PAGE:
It’s interesting to me to look at folk wisdom from different cultures. In Mauritania, they believed that sitting under cool air (i.e. fans or AC) would make you cold which would cause you to catch cold! This drove me crazy as it was usually over 100 degrees there, and I needed all the cooling I could get. Although Iraqis like cool breezes and AC, they seem to blame the weather for every single illness. No matter your sickness, no matter if it’s unusually cold or unusually hot or surprisingly pleasant and sunny–well, the weather has been different, and that’s why you’re sick. When I had the flu, it was because the weather was too hot. When I was still croaking, it was because the weather had turned cool and rainy. When my friend’s son had trouble breathing and his lips turned blue, yes that was asthma, but it was caused by the weather, which was its normal grey and temperate self that day.
6. We have had some torrential rain here in Portland this week. First we had an unusually dry (for us!) winter and spring, including an unheard of two-week-long spate of 80 degree days! Then we got all our normal rain in 2 weeks. We were supposed to have a picnic/barbecue with an Iraqi family yesterday, but I came up with a cheap rainy-day plan–we would go to the nickel arcade, let the kids play games to their hearts’ contents, and then go see a movie. Of course the actual day was sunny, but I can’t control the weather, people.
I’ve mentioned the Avalon Theatre before, but I’m sure you’ve long forgotten. Movies (second-run) are now $3, and all arcade games are a nickel. We watched the new Oz, in spite of their 10 year old choosing the R-rated movie from the “now showing” posters as his choice for all of us, including his 6 year old sister. It wasn’t bad and I think everyone enjoyed it. Do people actually like all that CGI? I don’t, but I thought James Franco was inspired in his role as Oz the Magnificent. That cheesy grin he would get when he was getting his bluff called!
So I recently spent a week in Philadelphia. Now I’ve traveled a fair bit in my time, but not extensively in the US. I mostly only know the West Coast. Philly is like a whole different country.
Here are some random thoughts:
1. Styrofoam what??? Isn’t it illegal? I thought only barbarians were still using it, but we were served by perfectly nice people who seemed to think it was okay. It’s not okay, Philly. Not okay.
2. Coffee WHA???? People people people. Folgers is not coffee. Dunkin’ Donuts is not only grammatically egregious, (do they mean dunking doughnuts? Why name a business a gerund?) but their coffee, um, sucks. Good coffee is hard to find in this city of brotherly love. Maybe they feel caffeine would ruin things, but I find it hard to love my fellow man without some decent brew sloshing about inside me. And bad coffee served in Styrofoam? Ouch. It was hard not to take it personally, like they were telling me to take my European coffee and snort it up my nose.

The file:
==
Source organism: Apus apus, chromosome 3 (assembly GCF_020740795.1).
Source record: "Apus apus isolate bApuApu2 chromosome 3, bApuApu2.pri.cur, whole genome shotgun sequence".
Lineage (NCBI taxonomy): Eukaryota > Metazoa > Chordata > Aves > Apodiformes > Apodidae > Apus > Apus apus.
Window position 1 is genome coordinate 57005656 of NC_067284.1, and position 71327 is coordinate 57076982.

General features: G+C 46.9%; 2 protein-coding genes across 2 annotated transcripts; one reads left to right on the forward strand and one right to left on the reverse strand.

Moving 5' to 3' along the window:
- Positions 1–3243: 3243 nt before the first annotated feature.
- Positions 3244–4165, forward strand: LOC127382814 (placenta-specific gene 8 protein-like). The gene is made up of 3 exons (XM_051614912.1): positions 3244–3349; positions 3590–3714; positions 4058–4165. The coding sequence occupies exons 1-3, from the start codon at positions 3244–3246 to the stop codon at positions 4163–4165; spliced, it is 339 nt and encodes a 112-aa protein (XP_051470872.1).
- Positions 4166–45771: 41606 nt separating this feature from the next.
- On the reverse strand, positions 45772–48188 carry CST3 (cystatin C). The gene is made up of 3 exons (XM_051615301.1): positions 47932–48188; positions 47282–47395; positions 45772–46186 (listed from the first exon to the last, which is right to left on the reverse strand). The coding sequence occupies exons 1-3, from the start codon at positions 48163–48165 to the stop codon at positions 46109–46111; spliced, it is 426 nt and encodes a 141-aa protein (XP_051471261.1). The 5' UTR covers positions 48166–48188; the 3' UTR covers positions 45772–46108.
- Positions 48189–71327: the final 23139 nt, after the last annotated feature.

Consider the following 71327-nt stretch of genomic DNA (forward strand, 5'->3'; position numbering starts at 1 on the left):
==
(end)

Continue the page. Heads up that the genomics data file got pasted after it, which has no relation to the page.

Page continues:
3. Ok, all the old brick buildings are super cool. And the murals? Yes. The murals are super super cool.
4. LOVE the old stone churches, although seriously, you’ve got a LOT. I feel like every time they gathered 3 or more people together, they decided they needed to put up another large stone ediface. Literally ever other block seemed to have one.
5. Speaking of people, Philadelphians in general live up to their city’s name. They are friendly and full of advice. Another thing, everybody has a favorite deli, and if you are wondering what it is, just ask. One man explained that the deli where we were all waiting for our sandwiches was where he came for his deli sandwiches, but, he muttered behind his hand, there was another deli where you should go for your cheesesteaks. He was a large black man who barely fit in the deli’s one chair, where he was waiting. He told us about the best Philly cheesesteak sandwich in the city. “Now you are your wife should share one,” he told Donn. “I can eat a whole one, but that’s not a skill you want to acquire.” The train conductor had a completely different place he recommended for cheesesteaks. We did our best, but there is a limited number of large sandwiches one couple can eat. Perhaps if we’d split up?